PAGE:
In popular culture[edit]

Longley is a major character in The Pistoleer, a novel by James Carlos Blake (Berkley Books, NY, 1995).

In 1954, the actor Douglas Kennedy played Longley in an episode of Jim Davis's syndicated western television series, Stories of the Century.[12]

In 1958, Steve McQueen played Longley in Season 2, Episode 23 of Tales of Wells Fargo.[13]

Longley is the title character in The Texan, a television series starring Rory Calhoun which aired on CBS from 1958-1960, and portrayed Longley in an heroic role, a wanderer throughout the American West who assists those having trouble with the lawless element.[14]

Longley figures prominently in Louis L'Amour's 1959 novel The First Fast Draw, a highly fictionalized version of Cullen Baker's life.

Texas singer/songwriter, Houston Marchman, wrote a song about Longley, Bill Longley, which is on his second CD Leavin' Dallas (1999).[15]


  1. ^ O'Neal, Bill (1979). Encyclopedia of Western Gunfighters. University of Oklahoma Press. pp. 192–194. ISBN 0-8061-1508-4.
  2. ^ Miller, Rick (May 26, 2006). "Boastful Bill Longley: Cold-blooded Texas Killer". Wild West Magazine. Archived from the original on May 26, 2006. Retrieved 19 September 2016.
  3. ^ "Coe, Philip Houston". Retrieved September 19, 2016.
  4. ^ Daily Globe article; Chronicling America: St. Paul, Minnesota; October 17, 1878, Image 2, column 7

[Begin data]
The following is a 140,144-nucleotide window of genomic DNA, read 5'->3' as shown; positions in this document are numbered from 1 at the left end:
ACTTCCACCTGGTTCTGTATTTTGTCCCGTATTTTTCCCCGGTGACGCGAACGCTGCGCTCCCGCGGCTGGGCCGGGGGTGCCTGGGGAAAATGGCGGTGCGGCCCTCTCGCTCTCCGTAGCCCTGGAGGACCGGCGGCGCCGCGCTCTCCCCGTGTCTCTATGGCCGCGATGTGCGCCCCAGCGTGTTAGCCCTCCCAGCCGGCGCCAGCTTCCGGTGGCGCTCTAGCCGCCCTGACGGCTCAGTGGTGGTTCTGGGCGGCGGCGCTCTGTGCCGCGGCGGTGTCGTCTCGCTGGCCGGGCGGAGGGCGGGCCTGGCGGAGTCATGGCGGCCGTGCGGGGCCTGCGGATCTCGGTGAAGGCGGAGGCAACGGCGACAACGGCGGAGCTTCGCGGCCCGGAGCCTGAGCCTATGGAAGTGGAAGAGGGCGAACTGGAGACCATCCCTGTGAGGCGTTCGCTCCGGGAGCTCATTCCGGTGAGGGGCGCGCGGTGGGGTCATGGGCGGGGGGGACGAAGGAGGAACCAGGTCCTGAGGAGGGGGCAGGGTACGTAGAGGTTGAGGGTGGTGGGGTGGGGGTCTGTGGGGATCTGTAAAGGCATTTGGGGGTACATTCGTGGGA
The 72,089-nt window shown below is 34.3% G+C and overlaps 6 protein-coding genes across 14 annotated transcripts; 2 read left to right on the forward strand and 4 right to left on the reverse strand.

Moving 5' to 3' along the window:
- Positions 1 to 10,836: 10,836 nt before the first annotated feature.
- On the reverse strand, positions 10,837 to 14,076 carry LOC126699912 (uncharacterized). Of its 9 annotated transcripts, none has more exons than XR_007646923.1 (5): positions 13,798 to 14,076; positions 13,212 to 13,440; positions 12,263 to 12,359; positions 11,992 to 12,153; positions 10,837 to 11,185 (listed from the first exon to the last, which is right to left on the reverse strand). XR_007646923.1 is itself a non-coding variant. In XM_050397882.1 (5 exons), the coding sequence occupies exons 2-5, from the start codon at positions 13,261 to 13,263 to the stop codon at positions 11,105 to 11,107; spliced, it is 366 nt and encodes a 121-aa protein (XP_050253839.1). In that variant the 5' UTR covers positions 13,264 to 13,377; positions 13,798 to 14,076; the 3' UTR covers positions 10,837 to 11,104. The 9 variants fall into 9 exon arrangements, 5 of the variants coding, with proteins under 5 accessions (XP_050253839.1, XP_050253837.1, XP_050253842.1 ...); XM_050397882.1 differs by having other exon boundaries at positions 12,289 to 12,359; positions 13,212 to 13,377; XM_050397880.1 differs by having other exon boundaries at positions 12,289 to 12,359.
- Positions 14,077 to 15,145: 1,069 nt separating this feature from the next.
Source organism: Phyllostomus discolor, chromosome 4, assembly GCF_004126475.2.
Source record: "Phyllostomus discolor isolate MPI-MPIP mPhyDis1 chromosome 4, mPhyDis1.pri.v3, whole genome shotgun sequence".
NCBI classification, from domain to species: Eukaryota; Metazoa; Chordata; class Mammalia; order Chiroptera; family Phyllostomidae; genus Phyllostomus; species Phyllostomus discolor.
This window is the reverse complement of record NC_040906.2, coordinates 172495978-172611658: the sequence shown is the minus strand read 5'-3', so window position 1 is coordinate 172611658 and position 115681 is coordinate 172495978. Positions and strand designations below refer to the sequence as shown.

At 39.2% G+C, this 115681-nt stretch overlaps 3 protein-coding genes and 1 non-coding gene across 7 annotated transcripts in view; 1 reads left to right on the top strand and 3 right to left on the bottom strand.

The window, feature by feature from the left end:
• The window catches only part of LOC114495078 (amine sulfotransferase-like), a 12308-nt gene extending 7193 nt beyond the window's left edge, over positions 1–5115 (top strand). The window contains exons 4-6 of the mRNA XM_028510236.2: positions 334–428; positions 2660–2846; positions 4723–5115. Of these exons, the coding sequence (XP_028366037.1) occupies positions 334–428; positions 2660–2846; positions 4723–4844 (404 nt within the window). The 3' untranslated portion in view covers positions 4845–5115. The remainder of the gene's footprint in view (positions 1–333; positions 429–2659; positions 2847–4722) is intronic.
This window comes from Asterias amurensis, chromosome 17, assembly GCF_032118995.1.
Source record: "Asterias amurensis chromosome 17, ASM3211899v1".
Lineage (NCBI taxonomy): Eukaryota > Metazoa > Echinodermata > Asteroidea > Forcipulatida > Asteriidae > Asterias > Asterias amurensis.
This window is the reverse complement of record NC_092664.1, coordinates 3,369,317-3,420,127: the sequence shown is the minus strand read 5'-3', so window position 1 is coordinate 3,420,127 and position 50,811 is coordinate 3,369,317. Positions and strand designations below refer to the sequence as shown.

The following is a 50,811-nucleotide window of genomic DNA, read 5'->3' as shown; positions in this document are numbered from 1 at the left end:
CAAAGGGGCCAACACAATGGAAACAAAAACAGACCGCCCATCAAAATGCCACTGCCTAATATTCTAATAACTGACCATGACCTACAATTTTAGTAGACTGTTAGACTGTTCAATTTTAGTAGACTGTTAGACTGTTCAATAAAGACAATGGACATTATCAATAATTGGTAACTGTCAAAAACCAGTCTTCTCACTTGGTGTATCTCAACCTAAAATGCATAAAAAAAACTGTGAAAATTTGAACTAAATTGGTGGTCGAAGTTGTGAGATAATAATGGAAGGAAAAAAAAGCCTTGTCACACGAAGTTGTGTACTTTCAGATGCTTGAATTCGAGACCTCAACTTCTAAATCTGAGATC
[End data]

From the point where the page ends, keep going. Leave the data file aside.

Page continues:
5. ^ Note: One datum in support of this conclusion was that the grave contained a Catholic medallion (The Miraculous Medal, an image of the Blessed Virgin Mary) that Longley was reportedly wearing on the day he was hanged. Longley had converted to Catholicism shortly before his death, as reported by the Scientific American Frontiers episode entitled, "Dead Men's Tales".
  6. ^ Miller, Rick (February 2002). "Boastful Bill Longley: Cold-blooded Texas Killer". Wild West Magazine. Missing or empty |url= (help)
  7. ^ Miller and Johnson 2011, p. 27
  8. ^ Miller and Johnson 2011, p. 16-17
  9. ^ Miller and Johnson 2011, p. 15
  10. ^ Miller and Johnson 2011, p. 41
  11. ^ William Foster-Harris (2007), The Look of the Old West: A Fully Illustrated Guide, Skyhorse Publishing, Inc., ISBN 1-60239-024-X, p. 61.
  12. ^ "Stories of the Century: "Bill Longley", May 20, 1954". Internet Movie Data Base. Retrieved September 16, 2012.
  13. ^ "Tales of Wells Fargo: "Bill Longley", Feb 10, 1958". Internet Movie Data Base. Retrieved April 19, 2013.
  14. ^ Billy Hathorn, "Roy Bean, Temple Houston, Bill Longley, Ranald Mackenzie, Buffalo Bill, Jr., and the Texas Rangers: Depictions of West Texans in Series Television, 1955 to 1967", West Texas Historical Review, Vol. 89 (2013), pp. 110-112
  15. ^ "Marchman Houston, Bill Longley Tabs". Bill Longley.

Further reading[edit]

  • Bartholomew, Ed Ellsworth. Wild Bill Longley: A Texas Hard-Case, Frontier Press of Texas, Houston, 1953
  • Fuller, Henry Clay. The Adventures of Bill Longley, Galveston Daily News, Nacogdoches (Texas), September 16, 1877
  • Sifakis, Carl. Encyclopedia of American Crime, Facts On File Inc., New York, 1982
  • Miller, Rick. Bloody Bill Longley, Henington Publishing Company, 1996.
  • Miller, Rick; Johnson, David (2011). Bloody Bill Longley: The Mythology of a Gunfighter. University of North Texas Press. pp. 16–17. ISBN 1-57441-305-8.

External links[edit]